Pasticada Dalmatian Dish

Pasticada traditional Dalmatian dish

In my family, Dalmatian pasticada has always been one of the preferred Christmas lunch meals.  This traditional Dalmatian recipe is taken from my mother's old cooking book from 1959.

This book titled ‘Guide to the Dalmatian cuisine' was written by Dika Marjanivic Radica. It is one of the most important books about local Dalmatian cooking. The first edition was published in 1939 in Split. 

Unfortunately, this book has never been published in the English language but it presents the best collection of Dalmatian cooking ever published. Have you ever wondered what makes Dalmatia food so special and unique?

The fact is that every Dalmatian family that keeps up the tradition has its own pasticada recipe. How many chefs, so many different recipes and everyone claims his own as the best one.

While black risotto is a transitional fish dish, Pasticada is a meat dish. Both of these dishes you will find in almost every Split restaurant.

Pasticada ingredients

For 6 people

  • At least 2 kg of beef or veal (rose or walnut).
  • 1 clove of garlic
  • 10dkg pancetta
  • 5-6 large heads of red onion
  • About 10 prunes
  • Prosecco or red wine – half of glass 
  • spices (salt, pepper, nutmeg, rosemary, bay leaf, thyme and cloves if desired)
Pasticada Beef rose

For a traditional pasticada, every chef will tell you to choose veal frikandò, but I prefer beef rose or walnut. It's softer and tenderer, and therefore easier to prepare.

Important note: The piece of meat has to be always in one block. It will be cut into slices only at the end of the preparation.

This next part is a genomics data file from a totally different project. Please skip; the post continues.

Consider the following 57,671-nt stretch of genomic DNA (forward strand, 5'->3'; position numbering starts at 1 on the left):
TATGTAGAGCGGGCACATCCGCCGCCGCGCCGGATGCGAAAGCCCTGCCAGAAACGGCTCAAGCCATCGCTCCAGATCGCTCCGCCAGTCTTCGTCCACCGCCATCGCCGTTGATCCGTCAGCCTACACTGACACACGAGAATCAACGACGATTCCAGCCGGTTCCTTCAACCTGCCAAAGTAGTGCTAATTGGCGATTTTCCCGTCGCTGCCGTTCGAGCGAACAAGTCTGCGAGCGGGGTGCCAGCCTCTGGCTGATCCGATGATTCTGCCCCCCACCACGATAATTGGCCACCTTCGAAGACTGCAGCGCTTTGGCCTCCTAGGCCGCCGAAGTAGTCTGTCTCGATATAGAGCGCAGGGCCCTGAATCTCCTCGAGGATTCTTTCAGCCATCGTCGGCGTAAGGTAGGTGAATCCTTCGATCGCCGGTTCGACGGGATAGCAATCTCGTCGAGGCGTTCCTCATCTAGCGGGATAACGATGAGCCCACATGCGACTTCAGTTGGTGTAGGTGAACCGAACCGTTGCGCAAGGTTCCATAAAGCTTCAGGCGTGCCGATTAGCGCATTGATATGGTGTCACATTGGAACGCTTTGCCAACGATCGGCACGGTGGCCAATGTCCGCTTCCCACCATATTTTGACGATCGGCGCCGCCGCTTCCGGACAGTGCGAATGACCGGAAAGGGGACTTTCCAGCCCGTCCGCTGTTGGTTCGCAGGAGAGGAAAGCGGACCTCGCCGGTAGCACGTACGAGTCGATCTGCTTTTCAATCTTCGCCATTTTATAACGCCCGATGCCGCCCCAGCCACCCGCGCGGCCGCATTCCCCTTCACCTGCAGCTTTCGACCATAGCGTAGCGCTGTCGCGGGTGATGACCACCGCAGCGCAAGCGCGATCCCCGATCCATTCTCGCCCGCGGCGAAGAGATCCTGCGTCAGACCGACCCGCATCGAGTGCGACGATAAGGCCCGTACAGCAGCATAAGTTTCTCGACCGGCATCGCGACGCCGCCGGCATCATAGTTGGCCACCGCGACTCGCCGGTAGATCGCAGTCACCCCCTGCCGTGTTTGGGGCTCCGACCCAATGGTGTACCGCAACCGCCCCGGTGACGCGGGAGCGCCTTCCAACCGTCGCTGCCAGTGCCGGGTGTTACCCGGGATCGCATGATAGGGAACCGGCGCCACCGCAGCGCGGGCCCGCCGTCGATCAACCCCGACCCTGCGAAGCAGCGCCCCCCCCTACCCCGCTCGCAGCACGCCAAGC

The preparation process

The preparation process is divided into three phases as pasticada can not be prepared in a day.

The first phase:

Take the whole block of meat and with the pointed knife make several holes up to 2-4 cm deep in different parts.

You will need to push in separate holes some longish sliced pieces of garlic and pancetta (bacon). After that insert some cloves in four or five places.

That way prepared meat has to be left in a large pot completely soaked over the night into the red wine vinegar.  It should stay overnight. The ratio of vinegar and water is 1 to 3.

The second phase:

The next day, prepare separately one liter of bouillon that you will need. Taking the meat of the vinegar prepare a high pan adding a half finger of olive oil and roast the entire block of meat slowly from all sides.

If the meat remains without the juice and starts catching to the bottom of the pan, add a small quantity of bouillon (soup) and keep on roasting.

When the meat takes brown color from all sides, take it out for the moment, and in the same pot add minced onion, 2 to 3 prune, a bit of grated nutmeg, pepper, salt, and prosecco (if not red wine), in which a big spoon of tomato concentrate is dissolved.

 I usually add one or two finely chopped carrots. (it’s optional). Many don't recommend using carrots!

Inside this mixture add the block of meat and add a sufficient quantity of bouillon (soup) to cover the meat. 

The size of the pot must be as close to the size of the meat block as possible, in order not to add too much liquid and to keep pasticada sauce as dense as possible.

Meat is then cooked on light flame for about 2-3 hours until it is almost completely cooked. You can use a pressure cooker that will reduce cooking time to a little more than an hour.

The third and final phase:

The meat is taken out and the sauce is run through a strainer. After the meat is cut into 1 cm thick slices, it is returned back to the sauce. Altogether is then cooked for about 1/2 hour, until the meat becomes very soft.

The pasticada sauce has to be dense and dark brown. If it is not dense and dark enough, fine sieved bread crumbs are separately roasted on the oil until they grow dark brown. A large spoon of tomato concentrate is added, altogether has to be fried and added to the sauce at least 1/2 hour before the end.

Pasticada side dish

Pasticada is served with potato gnocchi or pasta with Parmesan cheese. It goes always with a glass of good red wine.

If you are fortunate to find yourself on Croatia’s Dalmatian coast this summer no doubt you will have a chance to sample pasticada. Read this Croatia Week recipe! 

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